COPY entrypoint.sh /tmp/entrypoint.sh
RUN chmod +x /tmp/entrypoint.sh
ADD kibana.yml /opt/kibana/config/
Kibana should always start after the Elasticsearch so we have to add a custom entrypoint for our Dockerfile:
while true; do
nc -q 1 elasticsearch 9200 2>/dev/null && break
Our kibana.yml config file will look like this:
The final step is to add services with our containers to the docker-compose.yml:
command: logstash -f /etc/logstash/conf.d/logstash.conf
command: elasticsearch -Des.network.host=0.0.0.0
After building and running our services we’ll be able to access Kibana on http://localhost:5601. If you want you logs to be persistant — you just need to put your Elasticsearch data folder (/usr/share/elasticsearch/data) to a volume.
Sending Rails logs to Logstash
In order to forward our container logs to logstash we should just turn on GELF driver for our web container and set up a host URL:
Note: why do we use localhost instead of logstash here? The code which configures logging driver will be executed on the host machine which is not part of default network created by docker.
After restarting your services you should open your Rails app, open Kibana, navigate to the settings tab and create your index:
When index is created you’ll be able to see your first log entries in the Kibana UI. However, our current logging is not super helpful since we just sending plain text from the Rails log:
Instead we should present our log entries in JSON format and put as much useful data as we can. Folks in the wild Internet use the Lograge gem, we should add two gems to our Gemfile: lograge and logstash-event. After that we should create a new initializer called lograge.rb, which will set up an appropriate format for our logs and send them to stdout where docker will grab them and send to the GELF driver:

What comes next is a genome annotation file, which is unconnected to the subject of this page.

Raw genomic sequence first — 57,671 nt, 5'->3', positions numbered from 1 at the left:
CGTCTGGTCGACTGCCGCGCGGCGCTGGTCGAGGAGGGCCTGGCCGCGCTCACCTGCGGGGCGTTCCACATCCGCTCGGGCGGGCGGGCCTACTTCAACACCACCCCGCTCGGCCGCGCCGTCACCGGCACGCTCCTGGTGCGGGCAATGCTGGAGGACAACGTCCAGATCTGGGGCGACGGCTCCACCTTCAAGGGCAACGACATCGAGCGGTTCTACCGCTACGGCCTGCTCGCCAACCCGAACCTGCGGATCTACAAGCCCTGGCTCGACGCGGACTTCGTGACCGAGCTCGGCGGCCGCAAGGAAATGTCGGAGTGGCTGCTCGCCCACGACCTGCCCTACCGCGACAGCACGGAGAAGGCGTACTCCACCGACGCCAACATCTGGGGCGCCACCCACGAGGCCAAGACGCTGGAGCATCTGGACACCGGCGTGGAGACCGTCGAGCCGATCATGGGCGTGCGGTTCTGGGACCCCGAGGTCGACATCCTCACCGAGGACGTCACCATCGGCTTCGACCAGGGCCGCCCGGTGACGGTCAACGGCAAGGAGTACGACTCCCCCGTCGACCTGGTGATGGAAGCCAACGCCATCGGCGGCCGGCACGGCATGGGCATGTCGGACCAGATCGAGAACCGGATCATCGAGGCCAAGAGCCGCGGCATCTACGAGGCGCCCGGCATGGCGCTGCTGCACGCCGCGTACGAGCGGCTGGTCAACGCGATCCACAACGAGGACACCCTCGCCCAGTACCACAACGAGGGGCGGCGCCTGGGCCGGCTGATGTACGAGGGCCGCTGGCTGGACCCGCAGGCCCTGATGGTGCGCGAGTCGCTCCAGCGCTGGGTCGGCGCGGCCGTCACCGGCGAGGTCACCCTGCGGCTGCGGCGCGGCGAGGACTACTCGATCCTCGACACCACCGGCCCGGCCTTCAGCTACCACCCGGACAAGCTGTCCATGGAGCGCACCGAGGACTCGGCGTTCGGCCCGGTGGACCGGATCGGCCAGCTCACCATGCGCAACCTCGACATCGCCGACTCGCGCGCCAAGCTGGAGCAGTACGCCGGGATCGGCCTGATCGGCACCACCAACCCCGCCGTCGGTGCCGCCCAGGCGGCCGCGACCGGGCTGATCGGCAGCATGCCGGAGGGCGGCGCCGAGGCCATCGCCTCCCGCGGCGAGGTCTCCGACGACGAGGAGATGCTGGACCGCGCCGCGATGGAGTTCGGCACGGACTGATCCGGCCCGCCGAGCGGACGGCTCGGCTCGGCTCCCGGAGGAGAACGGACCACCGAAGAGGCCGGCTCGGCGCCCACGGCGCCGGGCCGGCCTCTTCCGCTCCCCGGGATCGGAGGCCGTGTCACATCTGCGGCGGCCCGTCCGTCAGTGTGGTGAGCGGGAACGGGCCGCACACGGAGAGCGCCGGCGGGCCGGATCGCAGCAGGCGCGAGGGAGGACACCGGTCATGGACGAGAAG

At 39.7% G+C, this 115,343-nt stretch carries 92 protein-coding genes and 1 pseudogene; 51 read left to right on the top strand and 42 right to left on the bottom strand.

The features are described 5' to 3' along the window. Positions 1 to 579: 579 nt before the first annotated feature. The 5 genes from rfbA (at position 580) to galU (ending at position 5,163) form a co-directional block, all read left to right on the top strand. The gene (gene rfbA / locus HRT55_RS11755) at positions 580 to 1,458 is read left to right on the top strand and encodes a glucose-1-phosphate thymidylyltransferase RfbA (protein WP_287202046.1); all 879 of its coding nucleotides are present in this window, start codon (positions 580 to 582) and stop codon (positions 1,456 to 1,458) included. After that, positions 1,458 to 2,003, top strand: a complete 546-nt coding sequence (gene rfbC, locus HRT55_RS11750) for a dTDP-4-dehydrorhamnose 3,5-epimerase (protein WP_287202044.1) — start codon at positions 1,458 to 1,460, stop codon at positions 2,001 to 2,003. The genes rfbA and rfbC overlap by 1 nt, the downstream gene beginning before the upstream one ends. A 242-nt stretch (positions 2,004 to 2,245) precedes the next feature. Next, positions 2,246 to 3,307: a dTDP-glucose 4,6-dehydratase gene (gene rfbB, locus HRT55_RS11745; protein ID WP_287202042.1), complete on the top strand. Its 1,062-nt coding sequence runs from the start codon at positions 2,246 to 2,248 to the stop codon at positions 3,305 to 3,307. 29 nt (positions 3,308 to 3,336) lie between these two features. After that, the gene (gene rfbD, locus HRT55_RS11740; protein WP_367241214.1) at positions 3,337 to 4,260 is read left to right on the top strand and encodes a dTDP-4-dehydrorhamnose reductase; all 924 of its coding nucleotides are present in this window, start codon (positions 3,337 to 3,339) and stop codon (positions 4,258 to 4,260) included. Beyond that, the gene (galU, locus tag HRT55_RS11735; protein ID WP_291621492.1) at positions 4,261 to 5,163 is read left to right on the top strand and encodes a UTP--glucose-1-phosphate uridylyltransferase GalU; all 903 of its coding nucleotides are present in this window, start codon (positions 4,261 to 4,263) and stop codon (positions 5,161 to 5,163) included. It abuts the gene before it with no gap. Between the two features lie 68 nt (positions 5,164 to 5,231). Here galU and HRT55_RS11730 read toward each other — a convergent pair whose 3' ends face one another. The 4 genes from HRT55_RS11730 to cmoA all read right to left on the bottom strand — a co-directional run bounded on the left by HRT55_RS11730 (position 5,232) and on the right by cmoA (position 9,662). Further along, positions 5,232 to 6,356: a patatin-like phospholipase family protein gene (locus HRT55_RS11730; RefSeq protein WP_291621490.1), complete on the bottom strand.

config.lograge.formatter = Lograge::Formatters::Logstash.new
config.lograge.logger = ActiveSupport::Logger.new(STDOUT)
In order to turn on lograge for the environment (now we want it for the development.rb) — just add the following line to the corresponding environment file:
config.lograge.enabled = true
Adding custom fiels is very simple, if you need something from the controller context — just overload the append_info_to_payload method in the ApplicationController and put everything you need to the payload, and after that you’ll be able to add it to log. For instance, if you want to send an IP where the request came from, your append_info_to_payload will be:
class ApplicationController < ActionController::Base
payload[:request_ip] = request.ip
And lograge.rb should contain:
config.lograge.custom_options = lambda do |event|
The final step is to modify our logstash.conf file to parse the incoming JSON from the message field, just add the following code after the input section:
source => "message"
remove_field => "message"
After rebuilding and starting your services you’ll see that all the data coming from the Rails container is structured and indexed by Elasticsearch:
Let’s try to search for all the GET requests. You should open the Discover tab and type a query “method:GET” to the search field. If everything is fine you’ll see all the log entries with the GET HTTP method with the highlights:
To recap, let’s revisit our container setup. User can access our Rails app on the port 3000 and Kibana on 5601. Rails app sends logs to Logstash via 12201/udp port (GELF input endpoint) and Kibana and Logstash talk to Elasticsearch via port 9200 (JSON REST API port).
You can find a sample app on Github.
How are you setting up your logging? If you have any suggestions and ideas — welcome to comments.